The Atasu I Settlement is located some 300 km north-east of the town of Zhezkazgan in Karaganda region. Surrounded by mountains on three sides, the settlement was erected on an elevated site on the left bank of River Mynbasai, the Atasu’s right tributary. The total area of the settlement is more than 15,000 square meters.
Excavation works at Atasu started in early 1970s and over the years, archeologists unearthed 25 copper-smelting complexes which contained furnaces with flue ducts and various additional structures used in metallurgic processes, from roasting to smelting and founding. Research teams uncovered hundred-meter-long open-casts suggesting that mining there had continued for several centuries.
The Atasu settlement became the first site in Kazakhstan where monuments of the full metallurgic cycles and chaîne opératoire of the ancient smelting process were uncovered: from furnace design, tools used, charging, to smelting and founding and other operations.
Excavations showed that casting and further refinement of finished products had been carried out within the settlements, as evidenced by the numerous finds of foundry molds, crucibles, and smelting ladles. Main items were cast in single-leaf or double-leaf forms.
The copper-smelting furnaces discovered at Atasu differ from those found in other areas across Eurasia in design, size and functional use. The Atasu furnace is a conical structure of the so-called shaft type with its main and working sections on the continental ground. They were made from local material using fireclay and marble slabs. Researchers also found traces of inner coating and air blast pipes. Furnaces were of single use and that is why needed application of inner coating before each smelting. Atasu furnaces must have operated with powerful artificial air blast: air blast pipes, at times 10 or more meters long, produced draft and helped to dry vessels faster.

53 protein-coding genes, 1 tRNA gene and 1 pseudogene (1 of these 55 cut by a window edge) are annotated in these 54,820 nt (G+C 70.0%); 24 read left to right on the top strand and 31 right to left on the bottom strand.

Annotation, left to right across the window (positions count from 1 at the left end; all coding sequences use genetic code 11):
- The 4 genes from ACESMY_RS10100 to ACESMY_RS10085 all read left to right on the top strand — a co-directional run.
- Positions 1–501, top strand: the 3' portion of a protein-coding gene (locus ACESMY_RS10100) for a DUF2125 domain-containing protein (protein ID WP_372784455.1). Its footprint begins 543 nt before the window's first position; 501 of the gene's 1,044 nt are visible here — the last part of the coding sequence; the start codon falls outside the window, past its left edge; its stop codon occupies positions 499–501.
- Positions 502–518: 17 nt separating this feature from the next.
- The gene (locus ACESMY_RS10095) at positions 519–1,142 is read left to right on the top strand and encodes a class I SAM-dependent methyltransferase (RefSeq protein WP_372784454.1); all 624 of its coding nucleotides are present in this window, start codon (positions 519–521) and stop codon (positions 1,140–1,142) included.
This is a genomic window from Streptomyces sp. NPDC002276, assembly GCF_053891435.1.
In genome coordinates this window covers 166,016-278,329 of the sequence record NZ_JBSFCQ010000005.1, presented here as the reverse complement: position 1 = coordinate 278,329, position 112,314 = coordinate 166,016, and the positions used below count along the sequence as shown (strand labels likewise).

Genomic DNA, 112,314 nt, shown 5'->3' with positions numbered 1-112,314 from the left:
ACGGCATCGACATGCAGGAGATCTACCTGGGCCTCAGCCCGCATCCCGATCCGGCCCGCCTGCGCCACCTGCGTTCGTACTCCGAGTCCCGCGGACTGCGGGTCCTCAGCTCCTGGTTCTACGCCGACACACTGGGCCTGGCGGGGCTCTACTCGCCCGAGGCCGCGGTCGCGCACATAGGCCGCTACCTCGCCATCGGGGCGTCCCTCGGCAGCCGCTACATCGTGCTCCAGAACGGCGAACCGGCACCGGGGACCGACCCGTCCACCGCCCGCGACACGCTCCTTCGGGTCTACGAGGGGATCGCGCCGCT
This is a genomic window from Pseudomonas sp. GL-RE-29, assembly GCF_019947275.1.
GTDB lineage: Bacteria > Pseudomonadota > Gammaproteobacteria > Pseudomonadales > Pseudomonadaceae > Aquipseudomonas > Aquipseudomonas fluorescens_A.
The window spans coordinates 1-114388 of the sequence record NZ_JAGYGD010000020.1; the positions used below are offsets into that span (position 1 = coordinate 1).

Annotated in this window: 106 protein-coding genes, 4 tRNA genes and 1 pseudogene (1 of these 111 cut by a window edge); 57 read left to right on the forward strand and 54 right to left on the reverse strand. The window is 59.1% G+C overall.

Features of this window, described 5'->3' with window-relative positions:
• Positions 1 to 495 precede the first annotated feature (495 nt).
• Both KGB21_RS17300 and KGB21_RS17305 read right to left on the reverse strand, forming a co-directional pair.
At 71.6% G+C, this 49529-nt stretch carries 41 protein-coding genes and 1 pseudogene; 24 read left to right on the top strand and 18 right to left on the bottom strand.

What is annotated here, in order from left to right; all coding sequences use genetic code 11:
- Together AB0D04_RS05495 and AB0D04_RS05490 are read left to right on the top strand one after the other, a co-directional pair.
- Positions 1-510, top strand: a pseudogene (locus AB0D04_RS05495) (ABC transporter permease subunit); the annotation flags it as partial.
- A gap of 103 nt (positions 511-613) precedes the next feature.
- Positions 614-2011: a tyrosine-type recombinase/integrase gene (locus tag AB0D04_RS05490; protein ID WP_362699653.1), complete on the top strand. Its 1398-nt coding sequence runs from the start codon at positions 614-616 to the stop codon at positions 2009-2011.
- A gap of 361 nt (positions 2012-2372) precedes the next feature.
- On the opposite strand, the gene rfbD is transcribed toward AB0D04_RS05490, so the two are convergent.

Finds at the settlement show that Atasu foundry craftsmen had excellent knowledge of the performance of alloys and ligatures, product functions and alloy compositions, which implies not only their professional skills, but also specialization.
Copper-smelting complexes and tools found in the Atasu multilayer settlements testify that mining and metallurgy in Central Kazakhstan were the region’s permanent feature. The total amount of ore mined in the ancient mines of Central Kazakhstan is still unknown. However, the most conservative calculation of geologists says that only in ancient Dzhezkazgan no less than 1 million tons were mined. These colossal amounts of mined ore and smelted copper indeed make Central Kazakhstan one of the world centers of ancient metallurgy, with Atasu being its very heart.